Saturday, October 30, 2010

Halo by Alexandra Adornetto

Goodreads summary:
Nothing much happens in the sleepy town of Venus Cove. But everything changes when three angels are sent from heaven to protect the town against the gathering forces of darkness: Gabriel, the warrior; Ivy, the healer; and Bethany, a teenage girl who is the least experienced of the trio. They work hard to conceal their true identity and, most of all, their wings.

But the mission is threatened when the youngest angel, Bethany, is sent to high school and falls in love with the handsome school captain, Xavier Woods. Will she defy the laws of Heaven by loving him? Things come to a head when the angels realize they are not the only supernatural power in Venus Cove. There′s a new kid in town and he′s charming, seductive and deadly. Worst of all, he′s after Beth.

OK, I'm going to start with a backhanded compliment. Given that Alexandra Adornetto is only 18 years old, she is rather gifted with words. But she hasn't yet learned to harness that gift. She's still a bit unwieldy with them, carelessly throwing them around all slap-dash.

This story felt like a rip-off of Twilight but with angels instead of vampires. There was absolutely nothing substantive to the relationship between Bethany and Xavier other than having to read over and over again for 480 pages how beautiful they were.

This is a passage from p. 426 during a high-crisis moment in the book:

I woke in the middle of the night, frightened by a dream I couldn't remember. Xavier lay beside me. He looked so beautiful when he was asleep, his perfect lips slightly parted, his hair tousled on the pillow, his smooth, tanned chest rising and falling gently as he breathed.

Really? Really? You're going to go there? At the height of tension and anxiety in the story, you're going to talk about his perfectly tanned chest?

Another huge criticism I have is that if you're going to write a fantasy novel, then you need to find a way to make readers believe in the world you've created. That is the challenge of writing fantasy. It's easy to make up another world. What's hard is taking other people there with you. When I read Harry Potter, for those moments I am reading the book, I believe there is a place called Hogwarts and that Voldemort is trying to kill Harry. JK Rowling transports us into that world. But Adornetto never allowed me to leave this world and enter hers. The entire time I was reading this book I wasn't buying it. The idea of an angel falling in love with a human is an intriguing premise for a plot, and perhaps in the hands of a more mature author it would have worked, but this book felt completely superficial and unbelievable.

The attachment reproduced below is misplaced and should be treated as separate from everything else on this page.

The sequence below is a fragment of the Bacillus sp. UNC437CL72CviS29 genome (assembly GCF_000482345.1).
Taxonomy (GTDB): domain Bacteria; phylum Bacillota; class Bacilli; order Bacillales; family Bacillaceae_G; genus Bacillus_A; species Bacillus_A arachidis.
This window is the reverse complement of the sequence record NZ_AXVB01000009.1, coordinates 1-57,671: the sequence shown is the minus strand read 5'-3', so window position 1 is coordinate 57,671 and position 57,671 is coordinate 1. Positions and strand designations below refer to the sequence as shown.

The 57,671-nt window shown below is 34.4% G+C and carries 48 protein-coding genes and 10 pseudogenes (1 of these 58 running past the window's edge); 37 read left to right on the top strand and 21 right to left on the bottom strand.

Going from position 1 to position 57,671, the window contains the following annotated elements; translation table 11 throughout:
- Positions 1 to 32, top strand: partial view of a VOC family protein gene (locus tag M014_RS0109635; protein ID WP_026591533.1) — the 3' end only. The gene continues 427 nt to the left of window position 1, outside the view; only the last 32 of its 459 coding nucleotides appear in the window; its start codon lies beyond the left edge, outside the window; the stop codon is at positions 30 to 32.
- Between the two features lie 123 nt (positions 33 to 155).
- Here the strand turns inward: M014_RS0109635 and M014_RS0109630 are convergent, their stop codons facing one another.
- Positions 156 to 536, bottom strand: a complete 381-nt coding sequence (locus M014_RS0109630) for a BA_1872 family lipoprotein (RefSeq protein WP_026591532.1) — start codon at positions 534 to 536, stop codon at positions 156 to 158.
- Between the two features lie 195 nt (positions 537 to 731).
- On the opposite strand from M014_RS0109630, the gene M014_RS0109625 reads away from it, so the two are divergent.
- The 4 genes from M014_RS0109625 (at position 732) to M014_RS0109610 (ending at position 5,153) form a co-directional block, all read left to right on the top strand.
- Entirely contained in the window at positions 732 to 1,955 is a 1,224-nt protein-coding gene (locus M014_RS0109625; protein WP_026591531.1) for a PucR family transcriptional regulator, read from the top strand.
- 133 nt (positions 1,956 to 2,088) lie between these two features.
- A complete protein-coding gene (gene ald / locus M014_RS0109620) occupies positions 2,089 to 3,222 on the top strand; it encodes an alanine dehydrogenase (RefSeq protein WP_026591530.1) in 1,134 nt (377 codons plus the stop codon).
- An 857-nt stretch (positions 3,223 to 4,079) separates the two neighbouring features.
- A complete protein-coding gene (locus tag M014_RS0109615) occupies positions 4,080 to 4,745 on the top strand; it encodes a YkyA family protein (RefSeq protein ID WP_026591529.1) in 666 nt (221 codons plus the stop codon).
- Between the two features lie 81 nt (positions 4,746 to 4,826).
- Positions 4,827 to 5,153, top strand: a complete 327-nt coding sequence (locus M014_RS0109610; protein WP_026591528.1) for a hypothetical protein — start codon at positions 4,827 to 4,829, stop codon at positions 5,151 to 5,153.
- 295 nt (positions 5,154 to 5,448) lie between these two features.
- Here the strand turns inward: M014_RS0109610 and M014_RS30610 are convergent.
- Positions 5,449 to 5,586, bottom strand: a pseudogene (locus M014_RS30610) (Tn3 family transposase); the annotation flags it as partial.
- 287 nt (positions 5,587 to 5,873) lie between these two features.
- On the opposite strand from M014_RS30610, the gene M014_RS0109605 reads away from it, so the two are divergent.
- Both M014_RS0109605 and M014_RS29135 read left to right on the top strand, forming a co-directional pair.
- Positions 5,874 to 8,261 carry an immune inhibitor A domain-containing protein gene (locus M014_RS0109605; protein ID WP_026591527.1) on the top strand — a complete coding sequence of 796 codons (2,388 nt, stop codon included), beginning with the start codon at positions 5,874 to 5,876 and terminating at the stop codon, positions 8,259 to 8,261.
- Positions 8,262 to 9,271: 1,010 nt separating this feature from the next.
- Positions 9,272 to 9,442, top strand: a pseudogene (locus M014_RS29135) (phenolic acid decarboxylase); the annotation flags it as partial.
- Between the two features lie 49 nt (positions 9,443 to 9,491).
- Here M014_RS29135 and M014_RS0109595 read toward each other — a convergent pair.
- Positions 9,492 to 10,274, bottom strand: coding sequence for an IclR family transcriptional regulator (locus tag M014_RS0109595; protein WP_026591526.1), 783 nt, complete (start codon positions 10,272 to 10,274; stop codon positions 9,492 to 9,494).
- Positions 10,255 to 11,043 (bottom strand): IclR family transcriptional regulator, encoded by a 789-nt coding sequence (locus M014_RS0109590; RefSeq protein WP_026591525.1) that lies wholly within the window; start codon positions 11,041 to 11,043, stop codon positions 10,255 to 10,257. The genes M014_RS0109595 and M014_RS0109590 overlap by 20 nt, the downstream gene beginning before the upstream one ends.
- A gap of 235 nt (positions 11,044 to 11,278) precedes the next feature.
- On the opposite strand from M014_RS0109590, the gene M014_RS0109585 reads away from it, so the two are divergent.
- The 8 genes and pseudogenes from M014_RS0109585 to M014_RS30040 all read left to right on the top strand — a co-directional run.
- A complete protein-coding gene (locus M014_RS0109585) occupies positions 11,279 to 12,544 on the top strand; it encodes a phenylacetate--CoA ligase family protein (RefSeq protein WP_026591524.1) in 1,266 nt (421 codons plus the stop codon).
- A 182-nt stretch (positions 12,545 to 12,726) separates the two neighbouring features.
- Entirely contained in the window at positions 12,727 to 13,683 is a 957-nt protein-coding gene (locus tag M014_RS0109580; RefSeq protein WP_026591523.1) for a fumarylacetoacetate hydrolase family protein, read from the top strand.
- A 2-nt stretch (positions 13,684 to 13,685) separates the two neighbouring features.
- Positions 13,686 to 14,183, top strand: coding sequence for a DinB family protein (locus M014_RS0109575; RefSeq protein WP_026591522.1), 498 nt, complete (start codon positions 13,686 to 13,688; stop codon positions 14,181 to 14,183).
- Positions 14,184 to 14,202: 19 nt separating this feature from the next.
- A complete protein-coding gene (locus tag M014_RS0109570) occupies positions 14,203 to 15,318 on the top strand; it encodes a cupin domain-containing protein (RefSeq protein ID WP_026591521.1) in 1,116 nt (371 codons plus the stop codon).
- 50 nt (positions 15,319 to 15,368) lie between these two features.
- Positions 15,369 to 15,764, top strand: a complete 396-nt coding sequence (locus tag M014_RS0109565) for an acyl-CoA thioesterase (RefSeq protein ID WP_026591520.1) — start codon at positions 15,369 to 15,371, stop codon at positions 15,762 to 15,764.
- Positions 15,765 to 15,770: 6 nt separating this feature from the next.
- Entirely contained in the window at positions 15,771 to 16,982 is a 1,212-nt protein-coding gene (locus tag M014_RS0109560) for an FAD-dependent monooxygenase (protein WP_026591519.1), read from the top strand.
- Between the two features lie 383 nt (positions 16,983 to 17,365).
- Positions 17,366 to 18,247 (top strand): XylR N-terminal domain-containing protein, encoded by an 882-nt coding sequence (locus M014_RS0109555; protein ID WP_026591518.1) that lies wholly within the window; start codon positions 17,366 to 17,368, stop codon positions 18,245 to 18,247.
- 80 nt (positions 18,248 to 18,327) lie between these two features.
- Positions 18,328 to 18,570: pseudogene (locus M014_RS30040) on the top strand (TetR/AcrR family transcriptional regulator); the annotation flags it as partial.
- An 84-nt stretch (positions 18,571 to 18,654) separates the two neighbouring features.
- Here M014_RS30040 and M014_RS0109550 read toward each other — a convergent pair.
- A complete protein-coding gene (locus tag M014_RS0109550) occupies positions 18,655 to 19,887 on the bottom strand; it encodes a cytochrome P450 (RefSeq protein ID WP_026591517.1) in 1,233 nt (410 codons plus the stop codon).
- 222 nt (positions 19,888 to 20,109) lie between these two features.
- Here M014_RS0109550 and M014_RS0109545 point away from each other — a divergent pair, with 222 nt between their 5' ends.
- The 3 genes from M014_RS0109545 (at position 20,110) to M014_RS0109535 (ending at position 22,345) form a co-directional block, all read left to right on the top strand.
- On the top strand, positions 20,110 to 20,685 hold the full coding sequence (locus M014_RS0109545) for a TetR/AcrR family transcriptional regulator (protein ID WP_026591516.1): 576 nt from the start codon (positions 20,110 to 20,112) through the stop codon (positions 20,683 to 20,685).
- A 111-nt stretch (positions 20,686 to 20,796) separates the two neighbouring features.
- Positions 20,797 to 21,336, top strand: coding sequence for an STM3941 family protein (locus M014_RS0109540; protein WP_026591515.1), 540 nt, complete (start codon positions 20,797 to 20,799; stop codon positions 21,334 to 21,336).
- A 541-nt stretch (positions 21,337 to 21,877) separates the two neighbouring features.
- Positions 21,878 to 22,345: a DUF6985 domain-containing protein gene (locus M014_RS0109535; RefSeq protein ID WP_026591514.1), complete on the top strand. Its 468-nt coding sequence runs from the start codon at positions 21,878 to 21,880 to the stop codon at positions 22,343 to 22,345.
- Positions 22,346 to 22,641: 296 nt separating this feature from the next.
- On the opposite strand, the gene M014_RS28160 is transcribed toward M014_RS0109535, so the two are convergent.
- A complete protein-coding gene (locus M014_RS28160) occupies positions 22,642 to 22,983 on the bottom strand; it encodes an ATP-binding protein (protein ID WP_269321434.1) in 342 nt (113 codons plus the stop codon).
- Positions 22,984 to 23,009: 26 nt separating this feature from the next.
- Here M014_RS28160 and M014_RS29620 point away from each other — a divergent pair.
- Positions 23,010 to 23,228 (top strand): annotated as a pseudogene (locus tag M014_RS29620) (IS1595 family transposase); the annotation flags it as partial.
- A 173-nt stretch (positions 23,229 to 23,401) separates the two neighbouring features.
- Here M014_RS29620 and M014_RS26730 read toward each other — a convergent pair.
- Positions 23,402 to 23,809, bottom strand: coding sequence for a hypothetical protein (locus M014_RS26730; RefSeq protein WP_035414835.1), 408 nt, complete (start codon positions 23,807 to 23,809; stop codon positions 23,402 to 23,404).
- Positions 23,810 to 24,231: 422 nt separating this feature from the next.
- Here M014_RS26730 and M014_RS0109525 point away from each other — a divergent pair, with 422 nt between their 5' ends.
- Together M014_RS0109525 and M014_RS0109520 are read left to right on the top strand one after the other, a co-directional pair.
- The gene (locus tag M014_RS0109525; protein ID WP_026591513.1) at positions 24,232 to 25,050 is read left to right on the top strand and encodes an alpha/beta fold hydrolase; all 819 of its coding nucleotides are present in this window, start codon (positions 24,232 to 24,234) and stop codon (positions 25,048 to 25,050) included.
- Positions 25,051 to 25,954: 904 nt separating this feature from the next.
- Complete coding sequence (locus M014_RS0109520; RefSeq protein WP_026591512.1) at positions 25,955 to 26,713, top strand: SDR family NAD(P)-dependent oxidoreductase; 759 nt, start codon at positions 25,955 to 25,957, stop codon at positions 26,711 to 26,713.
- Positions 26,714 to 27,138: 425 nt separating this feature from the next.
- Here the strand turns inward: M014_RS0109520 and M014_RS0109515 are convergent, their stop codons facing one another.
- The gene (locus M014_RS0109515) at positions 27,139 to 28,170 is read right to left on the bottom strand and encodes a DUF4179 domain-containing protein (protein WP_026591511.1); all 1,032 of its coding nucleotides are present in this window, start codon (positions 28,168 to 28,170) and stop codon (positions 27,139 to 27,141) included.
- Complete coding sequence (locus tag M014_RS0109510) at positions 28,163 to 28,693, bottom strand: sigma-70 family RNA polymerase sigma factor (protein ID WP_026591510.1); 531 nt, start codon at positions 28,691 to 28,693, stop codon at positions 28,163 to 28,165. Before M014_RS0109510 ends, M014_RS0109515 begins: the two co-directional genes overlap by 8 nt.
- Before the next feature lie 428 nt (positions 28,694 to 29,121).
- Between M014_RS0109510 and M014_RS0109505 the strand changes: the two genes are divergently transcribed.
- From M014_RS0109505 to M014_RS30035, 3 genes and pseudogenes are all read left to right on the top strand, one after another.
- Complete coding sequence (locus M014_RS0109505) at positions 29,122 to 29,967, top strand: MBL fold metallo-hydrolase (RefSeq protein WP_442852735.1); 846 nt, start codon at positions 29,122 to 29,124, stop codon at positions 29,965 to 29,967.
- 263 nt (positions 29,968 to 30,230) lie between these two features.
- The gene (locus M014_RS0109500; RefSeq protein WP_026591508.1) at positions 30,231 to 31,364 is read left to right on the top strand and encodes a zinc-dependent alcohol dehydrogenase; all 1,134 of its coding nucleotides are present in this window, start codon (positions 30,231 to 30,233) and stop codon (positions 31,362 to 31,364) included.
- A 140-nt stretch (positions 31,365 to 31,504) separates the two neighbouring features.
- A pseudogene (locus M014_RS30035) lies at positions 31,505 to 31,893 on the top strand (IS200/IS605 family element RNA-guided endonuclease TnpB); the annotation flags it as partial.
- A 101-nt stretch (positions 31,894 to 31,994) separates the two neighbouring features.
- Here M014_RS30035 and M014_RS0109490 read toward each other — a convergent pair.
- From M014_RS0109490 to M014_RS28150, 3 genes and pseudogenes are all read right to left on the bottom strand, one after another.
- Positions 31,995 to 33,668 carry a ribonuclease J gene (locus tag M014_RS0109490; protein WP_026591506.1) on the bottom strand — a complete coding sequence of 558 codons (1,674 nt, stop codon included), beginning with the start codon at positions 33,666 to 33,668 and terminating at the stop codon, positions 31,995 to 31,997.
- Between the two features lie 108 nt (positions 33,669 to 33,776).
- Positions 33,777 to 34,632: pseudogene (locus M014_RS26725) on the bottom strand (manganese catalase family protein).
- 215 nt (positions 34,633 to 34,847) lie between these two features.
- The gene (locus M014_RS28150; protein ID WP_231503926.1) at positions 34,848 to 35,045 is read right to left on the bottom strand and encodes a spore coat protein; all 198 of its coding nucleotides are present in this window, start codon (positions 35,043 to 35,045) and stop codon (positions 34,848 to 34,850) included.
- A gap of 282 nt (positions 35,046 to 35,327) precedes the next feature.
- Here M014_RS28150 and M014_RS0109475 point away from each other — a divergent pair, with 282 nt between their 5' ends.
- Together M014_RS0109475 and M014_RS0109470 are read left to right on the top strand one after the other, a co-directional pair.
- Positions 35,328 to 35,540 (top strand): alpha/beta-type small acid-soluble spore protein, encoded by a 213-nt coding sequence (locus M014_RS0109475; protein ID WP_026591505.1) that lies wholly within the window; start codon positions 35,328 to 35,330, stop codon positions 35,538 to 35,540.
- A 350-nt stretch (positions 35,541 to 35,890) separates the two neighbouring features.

I will not be continuing with the series when the next book comes out. Maybe sappy girls of 14 or 15 will fall for the "romance" in this book, but I certainly didn't.

Halo by Alexandra Adornetto
Published: August 2010
Publisher: Feiwel & Friends
Pages: 484
Genre: fantasy
Audience: YA/Lovers of bad romance novels
Disclosure: Finished copy received for review


  1. Haha, love your review! Most of the reviews I've read for this book have said something along the same lines as yours, so I've been really hesitant to read this.

  2. If you want to read a book that will make you feel better about your own chances of getting a possible book deal someday, then go ahead and read it. The whole time I was reading this book I kept thinking to myself, "If this ridiculous book can be published, then I certainly can get my book published someday."